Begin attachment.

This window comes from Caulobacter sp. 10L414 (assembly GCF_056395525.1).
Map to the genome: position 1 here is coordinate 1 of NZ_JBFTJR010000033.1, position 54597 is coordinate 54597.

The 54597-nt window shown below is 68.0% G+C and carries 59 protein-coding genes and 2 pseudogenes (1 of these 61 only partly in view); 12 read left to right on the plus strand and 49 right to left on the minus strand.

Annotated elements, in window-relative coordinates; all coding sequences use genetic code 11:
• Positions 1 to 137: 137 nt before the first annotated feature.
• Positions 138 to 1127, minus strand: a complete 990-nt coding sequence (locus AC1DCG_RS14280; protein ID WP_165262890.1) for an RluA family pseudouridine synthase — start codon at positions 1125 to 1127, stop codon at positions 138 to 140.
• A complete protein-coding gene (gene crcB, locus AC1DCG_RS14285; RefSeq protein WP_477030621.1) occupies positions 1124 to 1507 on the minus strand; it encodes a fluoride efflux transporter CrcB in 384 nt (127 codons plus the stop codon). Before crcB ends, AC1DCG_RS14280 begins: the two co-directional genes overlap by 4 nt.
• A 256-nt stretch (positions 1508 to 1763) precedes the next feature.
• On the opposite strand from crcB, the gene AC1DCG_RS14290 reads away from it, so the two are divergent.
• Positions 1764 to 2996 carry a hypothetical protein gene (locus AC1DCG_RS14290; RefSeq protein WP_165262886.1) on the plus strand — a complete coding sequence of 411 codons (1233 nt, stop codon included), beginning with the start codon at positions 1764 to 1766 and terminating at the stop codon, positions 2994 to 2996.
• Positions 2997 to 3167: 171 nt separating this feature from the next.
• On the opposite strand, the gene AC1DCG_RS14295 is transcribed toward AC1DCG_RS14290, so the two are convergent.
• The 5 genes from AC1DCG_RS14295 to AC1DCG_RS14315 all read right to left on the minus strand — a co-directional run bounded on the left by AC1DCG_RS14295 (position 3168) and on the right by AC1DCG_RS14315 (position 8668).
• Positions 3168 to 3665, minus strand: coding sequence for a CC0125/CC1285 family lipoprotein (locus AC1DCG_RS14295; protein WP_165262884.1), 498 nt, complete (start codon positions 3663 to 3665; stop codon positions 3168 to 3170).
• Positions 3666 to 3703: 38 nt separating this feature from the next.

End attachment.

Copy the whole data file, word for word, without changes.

This window comes from Caulobacter sp. 10L414 (assembly GCF_056395525.1).
Map to the genome: position 1 here is coordinate 1 of NZ_JBFTJR010000033.1, position 54597 is coordinate 54597.

The 54597-nt window shown below is 68.0% G+C and carries 59 protein-coding genes and 2 pseudogenes (1 of these 61 only partly in view); 12 read left to right on the plus strand and 49 right to left on the minus strand.

Annotated elements, in window-relative coordinates; all coding sequences use genetic code 11:
• Positions 1 to 137: 137 nt before the first annotated feature.
• Positions 138 to 1127, minus strand: a complete 990-nt coding sequence (locus AC1DCG_RS14280; protein ID WP_165262890.1) for an RluA family pseudouridine synthase — start codon at positions 1125 to 1127, stop codon at positions 138 to 140.
• A complete protein-coding gene (gene crcB, locus AC1DCG_RS14285; RefSeq protein WP_477030621.1) occupies positions 1124 to 1507 on the minus strand; it encodes a fluoride efflux transporter CrcB in 384 nt (127 codons plus the stop codon). Before crcB ends, AC1DCG_RS14280 begins: the two co-directional genes overlap by 4 nt.
• A 256-nt stretch (positions 1508 to 1763) precedes the next feature.
• On the opposite strand from crcB, the gene AC1DCG_RS14290 reads away from it, so the two are divergent.
• Positions 1764 to 2996 carry a hypothetical protein gene (locus AC1DCG_RS14290; RefSeq protein WP_165262886.1) on the plus strand — a complete coding sequence of 411 codons (1233 nt, stop codon included), beginning with the start codon at positions 1764 to 1766 and terminating at the stop codon, positions 2994 to 2996.
• Positions 2997 to 3167: 171 nt separating this feature from the next.
• On the opposite strand, the gene AC1DCG_RS14295 is transcribed toward AC1DCG_RS14290, so the two are convergent.
• The 5 genes from AC1DCG_RS14295 to AC1DCG_RS14315 all read right to left on the minus strand — a co-directional run bounded on the left by AC1DCG_RS14295 (position 3168) and on the right by AC1DCG_RS14315 (position 8668).
• Positions 3168 to 3665, minus strand: coding sequence for a CC0125/CC1285 family lipoprotein (locus AC1DCG_RS14295; protein WP_165262884.1), 498 nt, complete (start codon positions 3663 to 3665; stop codon positions 3168 to 3170).
• Positions 3666 to 3703: 38 nt separating this feature from the next.